The Brindley Brothers: Playing with the Light

The Brindley Brothers
Playing with the Light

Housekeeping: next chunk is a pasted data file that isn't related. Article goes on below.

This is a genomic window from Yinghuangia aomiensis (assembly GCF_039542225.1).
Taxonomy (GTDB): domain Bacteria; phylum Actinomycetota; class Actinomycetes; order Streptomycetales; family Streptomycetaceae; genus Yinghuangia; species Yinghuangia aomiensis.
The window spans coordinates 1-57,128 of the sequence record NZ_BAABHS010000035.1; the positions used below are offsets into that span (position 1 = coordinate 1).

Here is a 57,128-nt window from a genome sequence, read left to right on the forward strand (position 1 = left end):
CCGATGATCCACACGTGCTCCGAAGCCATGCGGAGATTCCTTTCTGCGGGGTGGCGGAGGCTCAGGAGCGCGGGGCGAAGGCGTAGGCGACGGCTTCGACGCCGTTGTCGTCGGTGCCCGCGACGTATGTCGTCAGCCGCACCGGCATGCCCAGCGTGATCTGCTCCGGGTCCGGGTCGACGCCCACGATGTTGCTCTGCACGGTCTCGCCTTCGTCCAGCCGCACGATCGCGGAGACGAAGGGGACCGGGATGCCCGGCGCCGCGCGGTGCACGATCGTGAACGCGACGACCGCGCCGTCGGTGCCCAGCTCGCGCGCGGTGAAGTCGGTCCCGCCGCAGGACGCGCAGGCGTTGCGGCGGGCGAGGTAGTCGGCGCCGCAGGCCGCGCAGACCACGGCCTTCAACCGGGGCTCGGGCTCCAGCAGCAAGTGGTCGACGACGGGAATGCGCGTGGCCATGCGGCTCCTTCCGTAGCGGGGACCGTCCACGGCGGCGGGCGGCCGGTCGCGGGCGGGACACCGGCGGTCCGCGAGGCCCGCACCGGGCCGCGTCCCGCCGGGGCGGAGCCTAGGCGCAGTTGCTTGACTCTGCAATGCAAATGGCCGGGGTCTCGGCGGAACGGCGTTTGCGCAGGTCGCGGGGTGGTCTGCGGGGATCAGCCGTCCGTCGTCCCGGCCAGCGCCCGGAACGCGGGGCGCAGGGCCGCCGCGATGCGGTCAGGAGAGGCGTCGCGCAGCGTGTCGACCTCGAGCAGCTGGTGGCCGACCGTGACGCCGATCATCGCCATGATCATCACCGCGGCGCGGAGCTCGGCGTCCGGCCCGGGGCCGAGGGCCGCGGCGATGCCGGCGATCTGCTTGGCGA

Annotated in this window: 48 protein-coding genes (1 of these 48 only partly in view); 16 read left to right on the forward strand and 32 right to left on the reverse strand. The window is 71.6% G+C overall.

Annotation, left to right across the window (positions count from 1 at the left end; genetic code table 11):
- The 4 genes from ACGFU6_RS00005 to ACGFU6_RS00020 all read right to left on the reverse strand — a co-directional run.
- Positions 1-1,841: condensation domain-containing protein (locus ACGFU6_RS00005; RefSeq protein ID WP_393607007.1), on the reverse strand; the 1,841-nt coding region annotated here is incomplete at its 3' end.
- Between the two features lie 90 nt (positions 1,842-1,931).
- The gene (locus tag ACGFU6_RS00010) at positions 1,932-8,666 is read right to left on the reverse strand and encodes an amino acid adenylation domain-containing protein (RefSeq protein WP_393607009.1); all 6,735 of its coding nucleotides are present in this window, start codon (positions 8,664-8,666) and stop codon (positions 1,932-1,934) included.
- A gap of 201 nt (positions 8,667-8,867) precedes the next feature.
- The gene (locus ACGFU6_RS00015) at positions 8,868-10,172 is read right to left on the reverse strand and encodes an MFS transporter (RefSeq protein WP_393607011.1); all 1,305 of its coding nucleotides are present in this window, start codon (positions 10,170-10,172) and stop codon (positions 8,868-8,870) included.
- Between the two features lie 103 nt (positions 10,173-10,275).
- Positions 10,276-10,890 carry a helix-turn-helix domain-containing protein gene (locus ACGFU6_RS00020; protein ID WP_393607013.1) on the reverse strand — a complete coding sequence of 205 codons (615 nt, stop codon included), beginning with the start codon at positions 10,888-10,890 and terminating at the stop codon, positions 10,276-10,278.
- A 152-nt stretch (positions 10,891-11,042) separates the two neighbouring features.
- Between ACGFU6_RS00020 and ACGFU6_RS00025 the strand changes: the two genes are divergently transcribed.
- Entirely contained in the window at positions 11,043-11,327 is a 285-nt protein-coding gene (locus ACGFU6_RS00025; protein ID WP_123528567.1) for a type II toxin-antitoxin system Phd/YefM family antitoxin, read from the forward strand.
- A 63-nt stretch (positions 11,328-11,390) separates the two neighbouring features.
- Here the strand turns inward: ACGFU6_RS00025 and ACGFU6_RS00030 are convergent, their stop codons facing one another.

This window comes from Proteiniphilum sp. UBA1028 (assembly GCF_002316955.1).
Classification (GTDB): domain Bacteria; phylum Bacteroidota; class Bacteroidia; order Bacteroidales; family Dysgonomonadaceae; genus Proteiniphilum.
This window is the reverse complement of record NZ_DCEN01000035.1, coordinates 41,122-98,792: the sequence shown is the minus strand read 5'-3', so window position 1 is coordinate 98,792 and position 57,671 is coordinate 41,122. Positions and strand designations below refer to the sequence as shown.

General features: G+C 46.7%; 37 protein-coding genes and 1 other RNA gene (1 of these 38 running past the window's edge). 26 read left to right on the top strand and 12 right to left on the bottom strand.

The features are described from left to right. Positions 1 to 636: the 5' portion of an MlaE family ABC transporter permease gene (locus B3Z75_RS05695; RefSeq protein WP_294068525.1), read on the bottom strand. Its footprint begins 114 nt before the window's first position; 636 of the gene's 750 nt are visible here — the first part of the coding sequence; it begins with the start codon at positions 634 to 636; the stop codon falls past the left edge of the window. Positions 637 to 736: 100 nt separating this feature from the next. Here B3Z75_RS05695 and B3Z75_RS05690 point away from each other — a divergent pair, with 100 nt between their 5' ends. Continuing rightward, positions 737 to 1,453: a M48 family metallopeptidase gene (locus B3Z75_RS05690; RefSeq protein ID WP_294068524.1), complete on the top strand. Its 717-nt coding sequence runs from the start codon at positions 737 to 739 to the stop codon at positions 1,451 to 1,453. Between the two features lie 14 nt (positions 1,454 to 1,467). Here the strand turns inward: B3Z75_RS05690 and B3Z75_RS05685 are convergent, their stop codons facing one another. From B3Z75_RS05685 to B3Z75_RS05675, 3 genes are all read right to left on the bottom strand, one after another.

Just after 9/11/01, Luke and Daniel Brindley left their home in New York and moved to Washington, DC, where they opened a live-music venue called Jammin’ Java and even drew praise from President Bush for embodying the “entrepreneurial spirit” (no, I’m not kidding). Released by Paste Records, the label arm of the bimonthly magazine, Playing with the Light is just what I’d expect from that journal: warmed-over singer-songwriter roots rock, aimed at adults who find Rolling Stone too stupid and the proliferating subgenres of electronica too confusing. Now, I dig Paste, but the Brindley Brothers exemplify the type of music that makes me resent being in the . . ., er, out of the 18-25 year-old demographic. There’s nothing specifically wrong with this album; it just falls flat, failing to fulfill its promise of either brooding intensity or swinging melodicism. It comes closest to the latter on “Roman Candle,” a jaunty Beatlesque number replete with horns and a toe-tapping singalong chorus. But most of the album can’t escape the middle of the road, constantly pulled back by Luke’s sincere-but-still-lacking vocals (which remind me of Toad the Wet Sprocket, but not necessarily in a good way). Perhaps inspired by 9/11 and the troubled three years since, there are a number of lyrical references to light and flames here—”Slow Burn,” “Supernova,” the title track—but Playing with the Light might be more appropriately described as “smoldering.” Whether the fire’s going out or just getting started is hard to guess; I’ll wait until their next album to decide. Call me Luke-warm on the Brindleys.